The process for nursing homes, assisted living communities and other employers who want to use nurses from other states has been simplified in Pennsylvania.

The state Department of Health, Board of Nursing and Department of Human Services issued a statement last week clarifying the commonwealth’s nursing standards and qualifications for licensed practical nurses and registered nurses as it relates to the Nurse Licensure Compact. The state’s participation in the compact allows out-of-state nurses to provide in-person and telehealth services to people seeking care in healthcare facilities in Pennsylvania.

“Our state nursing board and departments of health and human services came to the conclusion that a valid and certified multistate license for RNs and LPNs satisfies licensing requirements without the need for a provider to file a waiver to hire a nurse working under the Nurse Licensure Compact,” Zach Shamberg, president and CEO of the Pennsylvania Health Care Association, explained to the McKnight’s Business Daily

“We applaud these agencies for their recognition to remove an extra layer in the hiring process of these caregivers. The NLC will continue to be a valuable resource for Pennsylvania as our population continues to see an increased older demographic in need of care,” Shamberg added.

In September, RNs and LPNs in the Keystone State joined nurses from 40 other states who hold multistate licenses through the compact.

“LeadingAge PA has long supported the adoption of the Nurse Licensure Compact Act in Pennsylvania as a commonsense way to help address the ongoing workforce shortage in aging services,” LeadingAge PA Chief Government Affairs Officer Chuck Quinnan told the McKnight’s Business Daily. “We are pleased to see the [Gov. Josh] Shapiro [D] administration continuing to follow through on this important initiative, and we urge all providers to take advantage of this additional avenue to hire qualified staff.”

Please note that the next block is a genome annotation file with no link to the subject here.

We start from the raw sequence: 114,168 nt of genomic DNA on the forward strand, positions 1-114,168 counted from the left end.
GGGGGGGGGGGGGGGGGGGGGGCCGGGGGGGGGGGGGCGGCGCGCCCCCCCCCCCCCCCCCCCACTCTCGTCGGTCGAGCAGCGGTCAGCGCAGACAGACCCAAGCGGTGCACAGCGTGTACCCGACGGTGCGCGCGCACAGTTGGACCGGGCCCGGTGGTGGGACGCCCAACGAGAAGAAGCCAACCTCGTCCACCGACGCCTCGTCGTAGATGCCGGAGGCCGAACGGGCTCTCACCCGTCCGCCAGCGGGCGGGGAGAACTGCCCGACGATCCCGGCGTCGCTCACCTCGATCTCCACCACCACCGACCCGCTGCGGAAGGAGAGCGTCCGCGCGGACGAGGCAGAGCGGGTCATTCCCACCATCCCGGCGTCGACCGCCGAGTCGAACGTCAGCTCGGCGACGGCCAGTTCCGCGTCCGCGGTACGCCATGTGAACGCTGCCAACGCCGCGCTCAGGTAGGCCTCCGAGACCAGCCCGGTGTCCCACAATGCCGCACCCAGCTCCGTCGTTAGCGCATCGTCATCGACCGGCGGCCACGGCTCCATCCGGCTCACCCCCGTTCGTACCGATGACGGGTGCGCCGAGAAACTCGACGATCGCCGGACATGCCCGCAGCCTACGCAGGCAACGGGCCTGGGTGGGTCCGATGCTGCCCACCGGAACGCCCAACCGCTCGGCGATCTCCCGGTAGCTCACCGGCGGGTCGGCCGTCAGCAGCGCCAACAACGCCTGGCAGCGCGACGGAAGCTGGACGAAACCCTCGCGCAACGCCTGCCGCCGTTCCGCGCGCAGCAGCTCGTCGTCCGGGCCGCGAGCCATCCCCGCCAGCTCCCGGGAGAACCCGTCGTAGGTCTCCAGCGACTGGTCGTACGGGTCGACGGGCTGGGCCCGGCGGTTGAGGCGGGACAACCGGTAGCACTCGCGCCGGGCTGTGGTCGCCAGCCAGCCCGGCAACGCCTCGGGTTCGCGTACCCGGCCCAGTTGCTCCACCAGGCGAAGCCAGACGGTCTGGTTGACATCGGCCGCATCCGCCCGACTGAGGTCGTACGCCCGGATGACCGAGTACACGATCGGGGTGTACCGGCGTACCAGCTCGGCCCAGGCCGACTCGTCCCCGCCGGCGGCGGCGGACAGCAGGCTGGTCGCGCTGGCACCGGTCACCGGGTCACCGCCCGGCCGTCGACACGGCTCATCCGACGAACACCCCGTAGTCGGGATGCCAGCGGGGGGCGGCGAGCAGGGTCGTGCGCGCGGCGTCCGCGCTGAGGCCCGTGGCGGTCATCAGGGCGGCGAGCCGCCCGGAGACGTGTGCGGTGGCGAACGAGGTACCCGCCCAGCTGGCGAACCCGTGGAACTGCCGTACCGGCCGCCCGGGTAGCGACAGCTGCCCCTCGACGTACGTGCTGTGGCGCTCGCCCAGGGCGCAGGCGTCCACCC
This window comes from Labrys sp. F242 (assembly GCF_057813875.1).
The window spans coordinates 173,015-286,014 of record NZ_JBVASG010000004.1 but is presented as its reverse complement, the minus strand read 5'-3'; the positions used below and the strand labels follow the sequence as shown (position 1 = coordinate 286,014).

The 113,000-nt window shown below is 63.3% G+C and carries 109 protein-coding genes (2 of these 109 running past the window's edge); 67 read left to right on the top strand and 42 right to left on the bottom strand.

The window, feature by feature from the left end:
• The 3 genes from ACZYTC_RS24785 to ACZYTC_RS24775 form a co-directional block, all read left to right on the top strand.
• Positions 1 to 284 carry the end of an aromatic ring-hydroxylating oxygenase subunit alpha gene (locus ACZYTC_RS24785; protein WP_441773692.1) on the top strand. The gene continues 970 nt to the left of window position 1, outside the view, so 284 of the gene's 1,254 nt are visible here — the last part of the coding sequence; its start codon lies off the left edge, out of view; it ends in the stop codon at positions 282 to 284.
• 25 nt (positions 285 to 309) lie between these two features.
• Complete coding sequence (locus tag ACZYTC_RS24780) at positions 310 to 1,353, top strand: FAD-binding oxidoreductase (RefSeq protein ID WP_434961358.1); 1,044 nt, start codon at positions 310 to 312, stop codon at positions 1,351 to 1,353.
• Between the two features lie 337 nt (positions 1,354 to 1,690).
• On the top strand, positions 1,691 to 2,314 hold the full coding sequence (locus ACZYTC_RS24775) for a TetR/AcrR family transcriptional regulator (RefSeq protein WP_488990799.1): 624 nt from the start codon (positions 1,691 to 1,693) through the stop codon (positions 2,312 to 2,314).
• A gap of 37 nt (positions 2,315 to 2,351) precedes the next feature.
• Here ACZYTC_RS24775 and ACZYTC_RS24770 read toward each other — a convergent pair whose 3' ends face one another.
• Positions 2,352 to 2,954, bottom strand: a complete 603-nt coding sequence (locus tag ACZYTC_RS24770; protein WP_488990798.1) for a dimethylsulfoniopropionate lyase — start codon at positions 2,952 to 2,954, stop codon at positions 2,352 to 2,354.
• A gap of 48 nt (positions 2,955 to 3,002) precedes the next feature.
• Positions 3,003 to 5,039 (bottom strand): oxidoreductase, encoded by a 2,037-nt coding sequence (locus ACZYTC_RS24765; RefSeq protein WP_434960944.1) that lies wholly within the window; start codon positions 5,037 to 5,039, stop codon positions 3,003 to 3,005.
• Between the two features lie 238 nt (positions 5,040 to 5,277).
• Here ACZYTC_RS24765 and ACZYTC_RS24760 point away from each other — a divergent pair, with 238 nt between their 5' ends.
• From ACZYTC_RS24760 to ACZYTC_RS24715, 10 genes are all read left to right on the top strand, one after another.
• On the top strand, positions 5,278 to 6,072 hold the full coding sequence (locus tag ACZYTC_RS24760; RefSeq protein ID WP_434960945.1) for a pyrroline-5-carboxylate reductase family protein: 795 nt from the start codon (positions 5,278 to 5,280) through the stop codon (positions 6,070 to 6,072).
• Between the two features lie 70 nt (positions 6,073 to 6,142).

Act 68 of 2021 authorized Pennsylvania to join the compact. Allowing nurses from other states to provide care in the state was “a critical first step in the full implementation” of the agreement, Commonwealth Secretary Al Schmidt said previously

“The Nurse Licensure Compact Act expressly recognizes that ‘uniformity of nurse licensure

requirements throughout the states promotes public safety and public health benefits.’ Therefore, for purposes of applying statutory and regulatory nursing standards and qualifications, RNs and LPNs holding multistate licenses pursuant to the NLC will be treated as if they possess an RN or LPN license issued by the [Pennsylvania] board,” the agencies wrote.

A study published last year by the Hospital and Healthsystem Association of Pennsylvania found that the Keystone State could see a shortfall of more than 20,000 registered nurses by 2026.